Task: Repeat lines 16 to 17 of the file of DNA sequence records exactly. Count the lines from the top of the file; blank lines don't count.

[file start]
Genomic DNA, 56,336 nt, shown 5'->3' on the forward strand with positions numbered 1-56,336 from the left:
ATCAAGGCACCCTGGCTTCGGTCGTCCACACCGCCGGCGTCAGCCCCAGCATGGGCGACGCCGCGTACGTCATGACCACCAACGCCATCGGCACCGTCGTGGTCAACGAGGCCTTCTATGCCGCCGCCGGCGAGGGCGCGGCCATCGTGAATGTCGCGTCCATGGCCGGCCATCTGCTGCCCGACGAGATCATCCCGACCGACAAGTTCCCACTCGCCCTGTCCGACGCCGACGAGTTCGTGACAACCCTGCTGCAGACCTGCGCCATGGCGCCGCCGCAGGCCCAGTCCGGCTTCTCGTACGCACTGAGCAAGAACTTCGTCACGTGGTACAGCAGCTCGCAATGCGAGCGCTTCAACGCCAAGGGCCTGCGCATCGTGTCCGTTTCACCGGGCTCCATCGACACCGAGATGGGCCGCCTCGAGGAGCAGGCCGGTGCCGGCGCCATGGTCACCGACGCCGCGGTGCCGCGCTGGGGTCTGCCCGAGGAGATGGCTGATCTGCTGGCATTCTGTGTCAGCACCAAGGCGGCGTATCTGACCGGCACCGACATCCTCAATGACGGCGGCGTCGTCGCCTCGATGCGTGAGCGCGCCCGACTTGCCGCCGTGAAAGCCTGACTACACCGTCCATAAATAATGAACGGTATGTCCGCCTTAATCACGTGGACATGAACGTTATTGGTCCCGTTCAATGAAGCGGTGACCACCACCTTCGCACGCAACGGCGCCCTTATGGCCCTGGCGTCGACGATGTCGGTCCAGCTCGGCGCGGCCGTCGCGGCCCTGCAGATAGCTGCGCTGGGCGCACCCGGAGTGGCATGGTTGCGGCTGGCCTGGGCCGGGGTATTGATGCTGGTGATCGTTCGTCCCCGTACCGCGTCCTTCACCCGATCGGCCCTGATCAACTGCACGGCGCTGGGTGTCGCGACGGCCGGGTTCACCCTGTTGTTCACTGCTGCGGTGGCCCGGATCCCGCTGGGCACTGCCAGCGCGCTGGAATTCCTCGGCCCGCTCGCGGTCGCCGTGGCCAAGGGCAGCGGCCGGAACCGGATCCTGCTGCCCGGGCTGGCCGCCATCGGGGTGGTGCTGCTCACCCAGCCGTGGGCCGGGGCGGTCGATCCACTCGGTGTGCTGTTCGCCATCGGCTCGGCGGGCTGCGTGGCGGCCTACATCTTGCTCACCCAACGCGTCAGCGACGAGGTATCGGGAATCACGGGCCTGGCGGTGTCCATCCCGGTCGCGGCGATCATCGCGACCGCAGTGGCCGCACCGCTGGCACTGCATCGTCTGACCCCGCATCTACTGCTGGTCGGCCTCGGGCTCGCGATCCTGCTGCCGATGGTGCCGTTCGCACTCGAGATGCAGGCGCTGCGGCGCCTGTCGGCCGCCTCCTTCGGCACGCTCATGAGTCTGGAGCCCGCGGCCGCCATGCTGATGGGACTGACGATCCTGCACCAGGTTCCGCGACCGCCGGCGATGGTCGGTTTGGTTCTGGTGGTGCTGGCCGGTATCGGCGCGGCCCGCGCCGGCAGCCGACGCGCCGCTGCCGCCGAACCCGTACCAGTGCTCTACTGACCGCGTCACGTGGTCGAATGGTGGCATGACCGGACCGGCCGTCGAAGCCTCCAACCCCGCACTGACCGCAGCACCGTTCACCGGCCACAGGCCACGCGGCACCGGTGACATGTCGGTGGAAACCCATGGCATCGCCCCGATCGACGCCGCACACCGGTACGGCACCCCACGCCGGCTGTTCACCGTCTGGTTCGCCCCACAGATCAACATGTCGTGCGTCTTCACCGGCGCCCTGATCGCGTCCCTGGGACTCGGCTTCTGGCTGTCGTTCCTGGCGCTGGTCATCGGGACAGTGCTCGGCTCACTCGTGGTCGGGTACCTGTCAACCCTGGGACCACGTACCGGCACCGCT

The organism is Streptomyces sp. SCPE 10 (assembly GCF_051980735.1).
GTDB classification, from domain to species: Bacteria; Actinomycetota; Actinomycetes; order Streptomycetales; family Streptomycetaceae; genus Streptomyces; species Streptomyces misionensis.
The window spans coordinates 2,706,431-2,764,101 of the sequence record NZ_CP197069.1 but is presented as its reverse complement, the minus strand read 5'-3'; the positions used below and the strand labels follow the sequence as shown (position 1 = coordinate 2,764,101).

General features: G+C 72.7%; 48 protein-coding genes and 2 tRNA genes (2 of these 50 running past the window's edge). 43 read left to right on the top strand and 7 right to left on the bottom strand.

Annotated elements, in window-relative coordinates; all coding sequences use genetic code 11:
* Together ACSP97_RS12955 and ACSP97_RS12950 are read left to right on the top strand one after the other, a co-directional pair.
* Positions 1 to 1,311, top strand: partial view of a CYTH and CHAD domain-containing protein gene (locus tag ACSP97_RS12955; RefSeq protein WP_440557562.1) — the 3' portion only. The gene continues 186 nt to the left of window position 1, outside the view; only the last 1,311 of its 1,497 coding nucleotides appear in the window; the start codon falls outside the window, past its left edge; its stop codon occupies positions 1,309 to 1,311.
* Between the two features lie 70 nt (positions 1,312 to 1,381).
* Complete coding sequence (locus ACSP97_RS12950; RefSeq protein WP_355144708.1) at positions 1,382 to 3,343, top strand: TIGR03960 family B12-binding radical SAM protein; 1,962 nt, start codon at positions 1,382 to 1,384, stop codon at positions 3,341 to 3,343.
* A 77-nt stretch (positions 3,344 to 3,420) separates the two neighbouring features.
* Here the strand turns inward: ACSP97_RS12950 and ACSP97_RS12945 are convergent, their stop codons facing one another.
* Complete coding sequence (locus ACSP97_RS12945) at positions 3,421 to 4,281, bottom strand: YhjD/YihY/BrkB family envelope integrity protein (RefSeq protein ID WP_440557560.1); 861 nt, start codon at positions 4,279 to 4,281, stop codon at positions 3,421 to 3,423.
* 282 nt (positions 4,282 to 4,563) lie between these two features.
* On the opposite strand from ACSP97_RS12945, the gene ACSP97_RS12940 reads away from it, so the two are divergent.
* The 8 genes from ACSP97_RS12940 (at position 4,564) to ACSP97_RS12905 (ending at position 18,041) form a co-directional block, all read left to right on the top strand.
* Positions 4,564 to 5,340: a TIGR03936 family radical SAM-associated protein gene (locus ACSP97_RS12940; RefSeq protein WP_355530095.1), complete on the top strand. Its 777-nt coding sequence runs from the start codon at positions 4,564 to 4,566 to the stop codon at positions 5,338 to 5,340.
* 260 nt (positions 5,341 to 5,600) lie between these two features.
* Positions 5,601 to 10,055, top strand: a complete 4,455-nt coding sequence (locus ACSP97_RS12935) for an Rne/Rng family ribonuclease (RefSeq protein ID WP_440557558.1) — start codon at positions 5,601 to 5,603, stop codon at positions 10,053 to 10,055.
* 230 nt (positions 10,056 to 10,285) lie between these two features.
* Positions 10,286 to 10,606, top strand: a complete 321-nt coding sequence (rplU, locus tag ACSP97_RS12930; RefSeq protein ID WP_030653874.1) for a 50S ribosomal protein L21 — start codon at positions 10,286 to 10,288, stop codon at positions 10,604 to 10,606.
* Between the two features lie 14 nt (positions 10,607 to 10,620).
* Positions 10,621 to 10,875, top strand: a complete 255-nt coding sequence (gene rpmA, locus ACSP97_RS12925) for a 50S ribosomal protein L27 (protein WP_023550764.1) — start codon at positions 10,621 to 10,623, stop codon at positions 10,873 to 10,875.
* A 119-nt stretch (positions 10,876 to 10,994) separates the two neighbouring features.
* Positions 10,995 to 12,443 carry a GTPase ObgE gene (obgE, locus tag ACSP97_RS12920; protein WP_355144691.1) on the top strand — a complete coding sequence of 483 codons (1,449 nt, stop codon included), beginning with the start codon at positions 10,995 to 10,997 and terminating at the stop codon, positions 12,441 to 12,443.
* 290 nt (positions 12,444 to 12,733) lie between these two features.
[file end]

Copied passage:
* On the opposite strand from ACSP97_RS12945, the gene ACSP97_RS12940 reads away from it, so the two are divergent.
* The 8 genes from ACSP97_RS12940 (at position 4,564) to ACSP97_RS12905 (ending at position 18,041) form a co-directional block, all read left to right on the top strand.